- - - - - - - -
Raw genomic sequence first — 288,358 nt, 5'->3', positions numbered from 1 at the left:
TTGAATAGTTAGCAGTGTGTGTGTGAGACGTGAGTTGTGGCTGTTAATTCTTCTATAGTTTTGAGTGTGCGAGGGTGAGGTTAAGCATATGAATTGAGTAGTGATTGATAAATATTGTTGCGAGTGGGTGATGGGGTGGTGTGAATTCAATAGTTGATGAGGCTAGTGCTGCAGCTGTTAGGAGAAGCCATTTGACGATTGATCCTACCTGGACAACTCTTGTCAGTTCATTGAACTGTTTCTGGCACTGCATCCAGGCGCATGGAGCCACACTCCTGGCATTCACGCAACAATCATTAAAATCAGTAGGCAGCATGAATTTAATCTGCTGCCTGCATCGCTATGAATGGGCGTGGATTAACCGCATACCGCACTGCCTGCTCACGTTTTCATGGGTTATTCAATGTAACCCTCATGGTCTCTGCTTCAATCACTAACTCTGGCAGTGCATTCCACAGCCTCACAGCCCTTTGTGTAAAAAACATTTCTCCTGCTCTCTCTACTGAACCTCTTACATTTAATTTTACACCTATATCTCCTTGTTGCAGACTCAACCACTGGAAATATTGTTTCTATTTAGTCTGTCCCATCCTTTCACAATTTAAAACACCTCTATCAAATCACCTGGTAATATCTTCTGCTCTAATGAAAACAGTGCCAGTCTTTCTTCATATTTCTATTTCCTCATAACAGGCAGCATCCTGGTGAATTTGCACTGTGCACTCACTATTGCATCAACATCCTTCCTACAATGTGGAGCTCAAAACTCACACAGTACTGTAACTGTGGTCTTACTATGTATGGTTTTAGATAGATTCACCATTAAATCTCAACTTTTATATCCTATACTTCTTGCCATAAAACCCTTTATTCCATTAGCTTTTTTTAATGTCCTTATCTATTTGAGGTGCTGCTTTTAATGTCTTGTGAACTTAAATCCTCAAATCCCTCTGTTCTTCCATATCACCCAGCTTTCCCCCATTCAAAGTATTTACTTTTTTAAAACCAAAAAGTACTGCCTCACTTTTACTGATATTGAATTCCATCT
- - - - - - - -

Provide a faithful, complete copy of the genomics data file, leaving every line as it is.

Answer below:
Raw genomic sequence first — 288,358 nt, 5'->3', positions numbered from 1 at the left:
TTGAATAGTTAGCAGTGTGTGTGTGAGACGTGAGTTGTGGCTGTTAATTCTTCTATAGTTTTGAGTGTGCGAGGGTGAGGTTAAGCATATGAATTGAGTAGTGATTGATAAATATTGTTGCGAGTGGGTGATGGGGTGGTGTGAATTCAATAGTTGATGAGGCTAGTGCTGCAGCTGTTAGGAGAAGCCATTTGACGATTGATCCTACCTGGACAACTCTTGTCAGTTCATTGAACTGTTTCTGGCACTGCATCCAGGCGCATGGAGCCACACTCCTGGCATTCACGCAACAATCATTAAAATCAGTAGGCAGCATGAATTTAATCTGCTGCCTGCATCGCTATGAATGGGCGTGGATTAACCGCATACCGCACTGCCTGCTCACGTTTTCATGGGTTATTCAATGTAACCCTCATGGTCTCTGCTTCAATCACTAACTCTGGCAGTGCATTCCACAGCCTCACAGCCCTTTGTGTAAAAAACATTTCTCCTGCTCTCTCTACTGAACCTCTTACATTTAATTTTACACCTATATCTCCTTGTTGCAGACTCAACCACTGGAAATATTGTTTCTATTTAGTCTGTCCCATCCTTTCACAATTTAAAACACCTCTATCAAATCACCTGGTAATATCTTCTGCTCTAATGAAAACAGTGCCAGTCTTTCTTCATATTTCTATTTCCTCATAACAGGCAGCATCCTGGTGAATTTGCACTGTGCACTCACTATTGCATCAACATCCTTCCTACAATGTGGAGCTCAAAACTCACACAGTACTGTAACTGTGGTCTTACTATGTATGGTTTTAGATAGATTCACCATTAAATCTCAACTTTTATATCCTATACTTCTTGCCATAAAACCCTTTATTCCATTAGCTTTTTTTAATGTCCTTATCTATTTGAGGTGCTGCTTTTAATGTCTTGTGAACTTAAATCCTCAAATCCCTCTGTTCTTCCATATCACCCAGCTTTCCCCCATTCAAAGTATTTACTTTTTTAAAACCAAAAAGTACTGCCTCACTTTTACTGATATTGAATTCCATCT